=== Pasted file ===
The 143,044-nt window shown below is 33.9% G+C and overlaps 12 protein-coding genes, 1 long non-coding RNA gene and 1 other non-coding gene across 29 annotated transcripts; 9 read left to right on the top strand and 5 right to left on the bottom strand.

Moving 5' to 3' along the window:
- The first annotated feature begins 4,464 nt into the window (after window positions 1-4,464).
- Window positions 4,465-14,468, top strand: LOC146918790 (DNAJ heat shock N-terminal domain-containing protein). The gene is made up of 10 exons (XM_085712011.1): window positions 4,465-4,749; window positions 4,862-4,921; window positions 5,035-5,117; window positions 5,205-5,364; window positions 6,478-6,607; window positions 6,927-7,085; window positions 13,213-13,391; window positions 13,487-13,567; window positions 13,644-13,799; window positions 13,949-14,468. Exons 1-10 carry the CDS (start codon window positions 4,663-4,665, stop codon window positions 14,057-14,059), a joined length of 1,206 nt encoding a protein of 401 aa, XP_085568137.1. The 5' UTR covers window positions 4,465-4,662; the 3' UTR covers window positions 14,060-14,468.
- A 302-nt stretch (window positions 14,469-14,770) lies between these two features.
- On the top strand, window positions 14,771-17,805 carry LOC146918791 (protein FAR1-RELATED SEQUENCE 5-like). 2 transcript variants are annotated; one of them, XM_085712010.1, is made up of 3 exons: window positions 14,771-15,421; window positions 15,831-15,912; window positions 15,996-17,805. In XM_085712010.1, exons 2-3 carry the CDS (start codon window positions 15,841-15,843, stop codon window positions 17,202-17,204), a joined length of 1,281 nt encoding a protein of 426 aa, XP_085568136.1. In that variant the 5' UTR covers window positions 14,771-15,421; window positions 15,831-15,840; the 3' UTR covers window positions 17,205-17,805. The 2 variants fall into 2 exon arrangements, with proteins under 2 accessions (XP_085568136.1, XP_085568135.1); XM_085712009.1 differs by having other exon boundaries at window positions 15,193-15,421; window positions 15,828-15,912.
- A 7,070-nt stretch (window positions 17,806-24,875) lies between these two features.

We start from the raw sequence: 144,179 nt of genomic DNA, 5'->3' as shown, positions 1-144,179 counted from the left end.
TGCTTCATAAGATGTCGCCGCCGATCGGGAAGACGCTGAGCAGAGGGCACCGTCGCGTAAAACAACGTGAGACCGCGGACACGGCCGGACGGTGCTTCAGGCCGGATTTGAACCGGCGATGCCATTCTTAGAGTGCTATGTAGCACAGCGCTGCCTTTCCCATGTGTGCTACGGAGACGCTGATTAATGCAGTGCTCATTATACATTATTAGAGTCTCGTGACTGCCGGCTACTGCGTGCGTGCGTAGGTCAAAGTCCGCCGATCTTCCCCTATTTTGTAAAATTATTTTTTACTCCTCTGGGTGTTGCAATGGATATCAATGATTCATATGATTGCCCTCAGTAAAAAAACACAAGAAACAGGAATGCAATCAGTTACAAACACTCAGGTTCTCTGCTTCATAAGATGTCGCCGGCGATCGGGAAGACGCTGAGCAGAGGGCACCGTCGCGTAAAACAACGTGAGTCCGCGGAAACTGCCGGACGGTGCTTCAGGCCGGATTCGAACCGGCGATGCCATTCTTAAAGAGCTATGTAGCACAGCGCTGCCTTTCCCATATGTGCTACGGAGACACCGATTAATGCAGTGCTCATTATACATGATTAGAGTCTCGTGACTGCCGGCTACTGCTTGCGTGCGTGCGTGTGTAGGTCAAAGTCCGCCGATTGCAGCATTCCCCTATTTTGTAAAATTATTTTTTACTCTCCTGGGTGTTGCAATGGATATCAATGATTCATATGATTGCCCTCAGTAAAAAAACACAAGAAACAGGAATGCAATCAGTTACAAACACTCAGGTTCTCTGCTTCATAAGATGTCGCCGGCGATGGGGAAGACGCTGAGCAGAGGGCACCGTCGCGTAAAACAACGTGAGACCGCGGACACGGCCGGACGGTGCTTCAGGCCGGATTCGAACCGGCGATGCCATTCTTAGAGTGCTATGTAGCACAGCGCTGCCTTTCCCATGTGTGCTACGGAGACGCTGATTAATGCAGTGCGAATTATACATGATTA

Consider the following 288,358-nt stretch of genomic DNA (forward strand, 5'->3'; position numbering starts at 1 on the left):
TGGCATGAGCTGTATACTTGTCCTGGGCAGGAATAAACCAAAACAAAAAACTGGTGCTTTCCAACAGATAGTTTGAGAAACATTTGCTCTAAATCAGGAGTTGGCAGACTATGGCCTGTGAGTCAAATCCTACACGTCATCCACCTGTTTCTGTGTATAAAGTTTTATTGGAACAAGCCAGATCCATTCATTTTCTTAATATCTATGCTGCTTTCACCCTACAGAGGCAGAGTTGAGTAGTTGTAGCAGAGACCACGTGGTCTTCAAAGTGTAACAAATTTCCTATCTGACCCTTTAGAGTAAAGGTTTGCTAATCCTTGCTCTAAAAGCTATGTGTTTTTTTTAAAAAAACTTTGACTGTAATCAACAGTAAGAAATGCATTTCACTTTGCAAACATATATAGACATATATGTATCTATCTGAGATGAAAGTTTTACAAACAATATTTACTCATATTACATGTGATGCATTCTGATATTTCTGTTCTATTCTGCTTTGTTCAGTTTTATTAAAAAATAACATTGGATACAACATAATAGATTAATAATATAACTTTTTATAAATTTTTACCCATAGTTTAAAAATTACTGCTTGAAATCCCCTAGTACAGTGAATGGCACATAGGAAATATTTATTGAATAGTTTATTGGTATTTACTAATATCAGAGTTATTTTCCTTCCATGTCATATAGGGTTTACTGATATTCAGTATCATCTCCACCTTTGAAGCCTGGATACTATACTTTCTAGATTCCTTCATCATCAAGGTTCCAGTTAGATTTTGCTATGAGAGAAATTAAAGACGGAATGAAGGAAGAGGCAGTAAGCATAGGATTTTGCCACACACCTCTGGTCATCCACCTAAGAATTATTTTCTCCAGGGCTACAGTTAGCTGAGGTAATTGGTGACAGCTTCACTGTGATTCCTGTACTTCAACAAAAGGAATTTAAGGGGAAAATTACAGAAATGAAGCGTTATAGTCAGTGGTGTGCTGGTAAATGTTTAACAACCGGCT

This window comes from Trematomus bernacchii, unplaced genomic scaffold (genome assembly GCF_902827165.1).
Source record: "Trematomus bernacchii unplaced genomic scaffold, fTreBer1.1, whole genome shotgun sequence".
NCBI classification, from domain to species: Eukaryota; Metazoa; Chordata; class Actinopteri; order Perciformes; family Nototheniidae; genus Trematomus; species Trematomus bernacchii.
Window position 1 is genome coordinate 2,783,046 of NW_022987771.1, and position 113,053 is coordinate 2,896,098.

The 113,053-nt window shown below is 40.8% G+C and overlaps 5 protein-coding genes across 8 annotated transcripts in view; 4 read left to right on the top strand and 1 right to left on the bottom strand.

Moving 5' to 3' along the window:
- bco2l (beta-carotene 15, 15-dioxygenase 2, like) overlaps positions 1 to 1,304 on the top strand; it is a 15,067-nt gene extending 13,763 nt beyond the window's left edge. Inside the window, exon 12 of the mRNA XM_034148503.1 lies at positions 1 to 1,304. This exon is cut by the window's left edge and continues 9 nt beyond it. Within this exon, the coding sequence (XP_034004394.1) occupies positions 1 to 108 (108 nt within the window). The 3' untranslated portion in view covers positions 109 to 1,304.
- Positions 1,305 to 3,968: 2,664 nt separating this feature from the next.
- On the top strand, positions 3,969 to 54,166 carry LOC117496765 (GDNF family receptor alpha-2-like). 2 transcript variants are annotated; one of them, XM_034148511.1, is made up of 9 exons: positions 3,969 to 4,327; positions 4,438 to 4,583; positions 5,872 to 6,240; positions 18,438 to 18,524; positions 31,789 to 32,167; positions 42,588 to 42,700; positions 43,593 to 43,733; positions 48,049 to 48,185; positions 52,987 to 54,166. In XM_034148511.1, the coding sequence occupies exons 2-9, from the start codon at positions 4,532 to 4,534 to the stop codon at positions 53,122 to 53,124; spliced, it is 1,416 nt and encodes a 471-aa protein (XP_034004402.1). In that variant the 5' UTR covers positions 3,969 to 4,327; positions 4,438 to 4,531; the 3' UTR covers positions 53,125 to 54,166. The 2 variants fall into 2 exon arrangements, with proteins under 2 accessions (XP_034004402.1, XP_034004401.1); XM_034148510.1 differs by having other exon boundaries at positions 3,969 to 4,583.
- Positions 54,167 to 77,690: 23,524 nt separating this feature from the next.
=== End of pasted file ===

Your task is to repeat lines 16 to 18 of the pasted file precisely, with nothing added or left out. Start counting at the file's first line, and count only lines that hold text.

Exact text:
The 113,053-nt window shown below is 40.8% G+C and overlaps 5 protein-coding genes across 8 annotated transcripts in view; 4 read left to right on the top strand and 1 right to left on the bottom strand.

Moving 5' to 3' along the window:
- bco2l (beta-carotene 15, 15-dioxygenase 2, like) overlaps positions 1 to 1,304 on the top strand; it is a 15,067-nt gene extending 13,763 nt beyond the window's left edge. Inside the window, exon 12 of the mRNA XM_034148503.1 lies at positions 1 to 1,304. This exon is cut by the window's left edge and continues 9 nt beyond it. Within this exon, the coding sequence (XP_034004394.1) occupies positions 1 to 108 (108 nt within the window). The 3' untranslated portion in view covers positions 109 to 1,304.